SEP 2012

EyeWorld is the official news magazine of the American Society of Cataract & Refractive Surgery.

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Page 61 of 103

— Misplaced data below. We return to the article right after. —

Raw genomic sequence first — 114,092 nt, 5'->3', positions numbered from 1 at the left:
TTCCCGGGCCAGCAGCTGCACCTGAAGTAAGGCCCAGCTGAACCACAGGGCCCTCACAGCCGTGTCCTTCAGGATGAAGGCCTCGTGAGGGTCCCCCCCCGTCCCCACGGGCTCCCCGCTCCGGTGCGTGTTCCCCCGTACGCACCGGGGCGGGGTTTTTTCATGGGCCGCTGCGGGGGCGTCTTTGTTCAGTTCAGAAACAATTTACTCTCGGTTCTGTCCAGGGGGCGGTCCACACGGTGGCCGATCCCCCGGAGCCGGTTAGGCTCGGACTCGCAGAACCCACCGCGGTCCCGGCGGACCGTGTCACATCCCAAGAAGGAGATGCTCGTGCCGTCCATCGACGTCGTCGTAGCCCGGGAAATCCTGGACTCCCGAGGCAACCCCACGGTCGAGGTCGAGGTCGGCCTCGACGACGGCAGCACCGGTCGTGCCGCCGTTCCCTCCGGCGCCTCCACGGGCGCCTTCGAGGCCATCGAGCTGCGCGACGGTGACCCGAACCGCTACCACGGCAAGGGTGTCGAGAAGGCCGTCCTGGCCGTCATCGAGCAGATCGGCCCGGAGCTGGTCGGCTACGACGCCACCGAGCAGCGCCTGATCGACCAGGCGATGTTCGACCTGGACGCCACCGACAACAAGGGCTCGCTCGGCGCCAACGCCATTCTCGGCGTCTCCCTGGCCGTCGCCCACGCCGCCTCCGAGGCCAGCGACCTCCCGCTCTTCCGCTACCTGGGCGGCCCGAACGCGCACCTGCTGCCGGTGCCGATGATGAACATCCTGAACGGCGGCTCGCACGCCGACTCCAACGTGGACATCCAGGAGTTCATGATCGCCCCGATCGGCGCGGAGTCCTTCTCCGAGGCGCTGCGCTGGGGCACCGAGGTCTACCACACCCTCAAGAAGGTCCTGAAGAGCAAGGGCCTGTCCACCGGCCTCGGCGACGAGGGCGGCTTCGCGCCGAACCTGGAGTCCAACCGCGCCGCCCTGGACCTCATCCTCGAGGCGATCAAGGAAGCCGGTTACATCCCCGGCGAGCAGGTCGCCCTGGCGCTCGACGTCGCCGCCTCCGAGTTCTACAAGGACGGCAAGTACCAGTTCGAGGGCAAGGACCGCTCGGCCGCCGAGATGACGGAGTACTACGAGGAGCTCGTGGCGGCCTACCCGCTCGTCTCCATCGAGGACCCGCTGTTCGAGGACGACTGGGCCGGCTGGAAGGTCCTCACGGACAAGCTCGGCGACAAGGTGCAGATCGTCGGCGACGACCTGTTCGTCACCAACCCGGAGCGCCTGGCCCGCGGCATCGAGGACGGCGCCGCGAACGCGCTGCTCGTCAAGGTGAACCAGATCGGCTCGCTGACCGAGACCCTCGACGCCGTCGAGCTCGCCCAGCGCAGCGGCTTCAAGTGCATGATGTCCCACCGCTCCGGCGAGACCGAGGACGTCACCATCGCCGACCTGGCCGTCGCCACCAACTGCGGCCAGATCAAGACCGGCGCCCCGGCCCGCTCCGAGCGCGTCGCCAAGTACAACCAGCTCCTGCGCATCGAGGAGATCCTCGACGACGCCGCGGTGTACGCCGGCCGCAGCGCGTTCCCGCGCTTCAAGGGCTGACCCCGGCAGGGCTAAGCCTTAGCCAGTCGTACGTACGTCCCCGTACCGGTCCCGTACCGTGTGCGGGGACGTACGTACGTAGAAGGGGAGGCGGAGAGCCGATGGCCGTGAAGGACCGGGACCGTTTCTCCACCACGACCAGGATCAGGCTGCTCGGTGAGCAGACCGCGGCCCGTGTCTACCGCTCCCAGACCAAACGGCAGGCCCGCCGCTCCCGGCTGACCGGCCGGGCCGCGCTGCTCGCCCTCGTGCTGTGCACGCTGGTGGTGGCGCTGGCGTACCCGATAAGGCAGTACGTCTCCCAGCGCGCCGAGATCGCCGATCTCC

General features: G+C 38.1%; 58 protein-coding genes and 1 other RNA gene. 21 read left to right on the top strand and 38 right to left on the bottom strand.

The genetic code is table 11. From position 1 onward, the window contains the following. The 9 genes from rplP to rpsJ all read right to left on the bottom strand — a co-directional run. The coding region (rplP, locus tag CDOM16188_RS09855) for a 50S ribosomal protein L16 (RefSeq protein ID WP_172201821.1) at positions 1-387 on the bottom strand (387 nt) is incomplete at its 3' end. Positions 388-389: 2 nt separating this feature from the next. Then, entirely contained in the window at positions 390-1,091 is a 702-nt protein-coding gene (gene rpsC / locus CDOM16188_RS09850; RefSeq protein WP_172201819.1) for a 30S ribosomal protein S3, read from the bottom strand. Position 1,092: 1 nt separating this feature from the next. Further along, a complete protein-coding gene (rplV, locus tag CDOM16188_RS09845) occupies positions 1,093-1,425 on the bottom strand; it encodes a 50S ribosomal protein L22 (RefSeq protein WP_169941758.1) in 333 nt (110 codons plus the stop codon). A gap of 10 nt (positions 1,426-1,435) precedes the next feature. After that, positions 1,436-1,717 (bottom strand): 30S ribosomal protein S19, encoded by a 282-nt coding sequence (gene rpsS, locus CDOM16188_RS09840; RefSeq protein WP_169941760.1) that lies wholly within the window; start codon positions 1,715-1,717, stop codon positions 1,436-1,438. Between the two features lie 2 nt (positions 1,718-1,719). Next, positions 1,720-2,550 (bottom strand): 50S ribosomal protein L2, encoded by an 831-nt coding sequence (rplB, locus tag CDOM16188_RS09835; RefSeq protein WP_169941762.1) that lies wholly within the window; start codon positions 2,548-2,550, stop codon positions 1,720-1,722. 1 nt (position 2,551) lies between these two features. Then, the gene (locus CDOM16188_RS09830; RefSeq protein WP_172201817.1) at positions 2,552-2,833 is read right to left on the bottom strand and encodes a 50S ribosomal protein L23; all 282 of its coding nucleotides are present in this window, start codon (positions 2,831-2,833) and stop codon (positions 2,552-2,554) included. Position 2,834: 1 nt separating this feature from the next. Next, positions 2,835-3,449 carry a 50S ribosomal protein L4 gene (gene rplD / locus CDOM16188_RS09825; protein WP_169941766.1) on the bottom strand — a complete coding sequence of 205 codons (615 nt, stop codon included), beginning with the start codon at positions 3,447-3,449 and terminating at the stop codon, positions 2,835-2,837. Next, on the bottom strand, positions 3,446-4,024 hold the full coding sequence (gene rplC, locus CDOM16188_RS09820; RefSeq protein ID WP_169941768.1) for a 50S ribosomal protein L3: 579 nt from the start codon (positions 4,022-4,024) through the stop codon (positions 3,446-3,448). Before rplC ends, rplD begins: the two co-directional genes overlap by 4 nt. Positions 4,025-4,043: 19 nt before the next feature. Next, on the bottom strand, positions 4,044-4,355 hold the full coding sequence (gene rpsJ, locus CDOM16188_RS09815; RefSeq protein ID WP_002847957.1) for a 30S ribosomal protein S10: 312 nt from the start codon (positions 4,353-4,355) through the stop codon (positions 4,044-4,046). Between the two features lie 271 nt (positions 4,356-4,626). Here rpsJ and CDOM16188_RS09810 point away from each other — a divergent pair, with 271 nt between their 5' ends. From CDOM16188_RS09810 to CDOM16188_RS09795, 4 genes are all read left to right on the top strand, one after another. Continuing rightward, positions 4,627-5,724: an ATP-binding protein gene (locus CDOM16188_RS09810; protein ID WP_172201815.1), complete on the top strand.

62 EW FEATURE Managing continued from page 61 "Occasionally, I've seen a hyper- ope end up with post-op myopia, but most of the time it's because the IOL ends up sitting very anteriorly in the eye," she said. "They can be off by as much as 2 or 3 diopters." In general, Dr. Koch treats low myopic surprises (up to –2 D) with PRK and will treat low hyperopic surprises (up to +1 D) with PRK as well. "Anything more than that and I'll exchange the lens," he said. He also prefers to wait 2-3 months for the eye to settle before retreating. Although piggyback lenses are an option, "I try to avoid it because it can cause iris chafing," Dr. Koch said. "Assuming I can open the bag comfortably and the zonules look OK, I'd rather exchange. For IOL exchanges I will have a piggyback lens as a backup in case the bag is too densely scarred to be opened. Fortunately, I have not had to resort to this if the bag is intact." The exception to that rule is in cases of zonular weakness, in which he will try to avoid any additional intraocu- lar surgery. In contrast, Dr. Trattler recom- mended placement of a piggyback IOL in patients with more than 1 D of hyperopia, in case the IOL is slightly mislabeled, or in patients who have had previous PRK or LASIK for large refractive errors. "We know exactly how far off Get There Faster with EYEJET CTR Approved FDA Pre-loaded to Save Time Between Surgeries Single Use Pre-loaded Capsular Tension Ring Disposable Unit Eliminates Sterilization Procedure Available with Standard Morcher CTRs Only Choose Right or Left Insertion For more information, visit fci-ophthalmics.com or call 800.932.4202. ® we are, so it is simple to calculate the correct piggyback IOL power and place the IOL in the sulcus. Have a portfolio of techniques ready to treat these cases," Dr. Trattler said. "Have a plan going into these surgeries," Dr. Talley Rostov agreed. "If an IOL exchange is out of your comfort zone, educate yourself on how to perform them or know who to recommend in your community. If you don't have access to a laser for touch-ups, develop working rela- tionships with surgeons and centers that do have access to them." At continued from page 60 Cystoid macular edema can be a worry in multifocal lens cases. Bonnie An Henderson, M.D., assistant clinical professor, Harvard Medical School, Boston, pretreats high-risk patients with NSAIDs for 3 days prior to surgery. "After surgery, I continue the NSAIDs for 3 months for high-risk patients and for patients who had a complicated, prolonged surgery," she said. Likewise she urged practitioners to guard against decentration in multifocal lens cases. "I recommend operating under topical anesthesia in order to accurately center the IOL with the visual axis of the patient," Dr. Henderson said. "If the IOL is centered based on the pupillary center, angle kappa errors can occur, and if centered on the limbus, angle alpha errors can occur." Therefore, if the patient is under topical anesthe- sia she suggested having him focus on the microscope light and center- ing the light reflex together with the innermost ring of the multifocal IOL. Of course, in some cases it may become necessary to consider an IOL exchange. "If there is a large re- fractive surprise, I will perform an IOL exchange for either monofocals or premium IOL types," Dr. Hender- son said. "The sooner the IOL ex- change, the easier it is to remove the lens." Dr. Henderson will only bring the idea of doing an early Nd:YAG capsulotomy into the equation if she is certain that there will be no need for such an IOL exchange. "If there is a possibility that an IOL ex- change will be needed, I avoid a YAG capsulotomy until after the IOL exchange is performed," she said. Overall, as a backstop, Dr. Henderson believes in testing for eye dominance and operating on the non-dominant eye first in bilat- eral premium IOL cases. "If the pa- tient has difficulty or is dissatisfied with the outcome of the first eye, then a different type of IOL can be implanted in the dominant eye to address what was lacking or disappointing with the first eye's outcome," she said. EW Editors' note: Dr. Colin has financial interests with Alcon (Fort Worth, Texas), Abbott Medical Optics (Santa Ana, Calif.), Addition Technology (Des Planes, Ill.), Thea (Clermont-Ferrand, France), Optical Express (Glasgow), and Bausch + Lomb (Rochester, N.Y.). Dr. Foster has financial interests with Alcon and AcuFocus (Irvine, Calif.). Dr. Henderson has financial interests with Alcon and ISTA Pharmaceuticals (Irvine, Calif.). Contact information Colin: 33-05-56-79-56-08, joseph.colin@chu-bordeaux.fr Foster: 970-221-2222, gjlfos@aol.com Henderson: 781-487-2200, bahenderson@eyeboston.com While refractive surprises are undesirable, they are not insur- mountable obstacles to providing patients with good visual outcomes, Dr. Trattler said. "We have both cornea- and lens-based treatments— an honest, open discussion about the options is the best way to proceed." EW Editors' note: Dr. Koch has financial interests with Abbott Medical Optics (AMO, Santa Ana, Calif.) and Alcon (Fort Worth, Texas). Dr. Talley Rostov has financial interests with Addition Technology (Des Plaines, Ill.), AMO, Allergan (Irvine, Calif.), and Bausch + Lomb (Rochester, N.Y.). Dr. Trattler has financial interests with AMO, Allergan, and Bausch + Lomb. Contact information Koch: 713-798-6443, dkoch@bcm.edu Talley Rostov: 206-930-5804 Trattler: 305-598-2020, wtrattler@gmail.com February 2011 Refractive cataract surgery September 2012

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